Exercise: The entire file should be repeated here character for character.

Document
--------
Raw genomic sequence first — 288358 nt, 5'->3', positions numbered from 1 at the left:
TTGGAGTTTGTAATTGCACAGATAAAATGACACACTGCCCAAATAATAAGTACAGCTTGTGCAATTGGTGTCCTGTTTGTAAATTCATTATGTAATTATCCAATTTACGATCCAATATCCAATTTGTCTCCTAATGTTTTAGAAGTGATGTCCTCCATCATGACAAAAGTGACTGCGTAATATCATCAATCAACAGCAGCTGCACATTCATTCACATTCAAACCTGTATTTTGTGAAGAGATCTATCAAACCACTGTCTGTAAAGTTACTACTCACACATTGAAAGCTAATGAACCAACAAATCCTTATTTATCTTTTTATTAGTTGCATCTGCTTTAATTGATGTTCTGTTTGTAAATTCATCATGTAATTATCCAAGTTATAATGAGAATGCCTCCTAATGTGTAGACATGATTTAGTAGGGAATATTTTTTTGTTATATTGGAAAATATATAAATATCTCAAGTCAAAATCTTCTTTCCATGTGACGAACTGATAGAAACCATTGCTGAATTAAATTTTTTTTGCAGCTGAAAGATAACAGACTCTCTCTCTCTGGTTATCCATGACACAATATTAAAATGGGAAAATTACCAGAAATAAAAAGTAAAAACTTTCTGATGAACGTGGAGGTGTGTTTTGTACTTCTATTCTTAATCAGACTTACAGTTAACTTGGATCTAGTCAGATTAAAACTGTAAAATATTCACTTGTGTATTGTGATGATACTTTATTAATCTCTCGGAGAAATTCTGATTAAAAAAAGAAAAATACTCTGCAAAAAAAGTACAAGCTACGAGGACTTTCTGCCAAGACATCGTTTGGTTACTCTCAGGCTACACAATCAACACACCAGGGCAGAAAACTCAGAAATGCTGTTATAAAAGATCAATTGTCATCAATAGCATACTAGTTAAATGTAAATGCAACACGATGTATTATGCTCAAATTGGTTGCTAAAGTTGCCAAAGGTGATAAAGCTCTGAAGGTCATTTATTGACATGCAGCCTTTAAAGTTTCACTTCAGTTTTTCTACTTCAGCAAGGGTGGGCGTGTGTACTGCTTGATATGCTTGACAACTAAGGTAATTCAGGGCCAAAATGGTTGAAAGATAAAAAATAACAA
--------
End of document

Raw genomic sequence first — 288358 nt, 5'->3', positions numbered from 1 at the left:
TTGGAGTTTGTAATTGCACAGATAAAATGACACACTGCCCAAATAATAAGTACAGCTTGTGCAATTGGTGTCCTGTTTGTAAATTCATTATGTAATTATCCAATTTACGATCCAATATCCAATTTGTCTCCTAATGTTTTAGAAGTGATGTCCTCCATCATGACAAAAGTGACTGCGTAATATCATCAATCAACAGCAGCTGCACATTCATTCACATTCAAACCTGTATTTTGTGAAGAGATCTATCAAACCACTGTCTGTAAAGTTACTACTCACACATTGAAAGCTAATGAACCAACAAATCCTTATTTATCTTTTTATTAGTTGCATCTGCTTTAATTGATGTTCTGTTTGTAAATTCATCATGTAATTATCCAAGTTATAATGAGAATGCCTCCTAATGTGTAGACATGATTTAGTAGGGAATATTTTTTTGTTATATTGGAAAATATATAAATATCTCAAGTCAAAATCTTCTTTCCATGTGACGAACTGATAGAAACCATTGCTGAATTAAATTTTTTTTGCAGCTGAAAGATAACAGACTCTCTCTCTCTGGTTATCCATGACACAATATTAAAATGGGAAAATTACCAGAAATAAAAAGTAAAAACTTTCTGATGAACGTGGAGGTGTGTTTTGTACTTCTATTCTTAATCAGACTTACAGTTAACTTGGATCTAGTCAGATTAAAACTGTAAAATATTCACTTGTGTATTGTGATGATACTTTATTAATCTCTCGGAGAAATTCTGATTAAAAAAAGAAAAATACTCTGCAAAAAAAGTACAAGCTACGAGGACTTTCTGCCAAGACATCGTTTGGTTACTCTCAGGCTACACAATCAACACACCAGGGCAGAAAACTCAGAAATGCTGTTATAAAAGATCAATTGTCATCAATAGCATACTAGTTAAATGTAAATGCAACACGATGTATTATGCTCAAATTGGTTGCTAAAGTTGCCAAAGGTGATAAAGCTCTGAAGGTCATTTATTGACATGCAGCCTTTAAAGTTTCACTTCAGTTTTTCTACTTCAGCAAGGGTGGGCGTGTGTACTGCTTGATATGCTTGACAACTAAGGTAATTCAGGGCCAAAATGGTTGAAAGATAAAAAATAACAA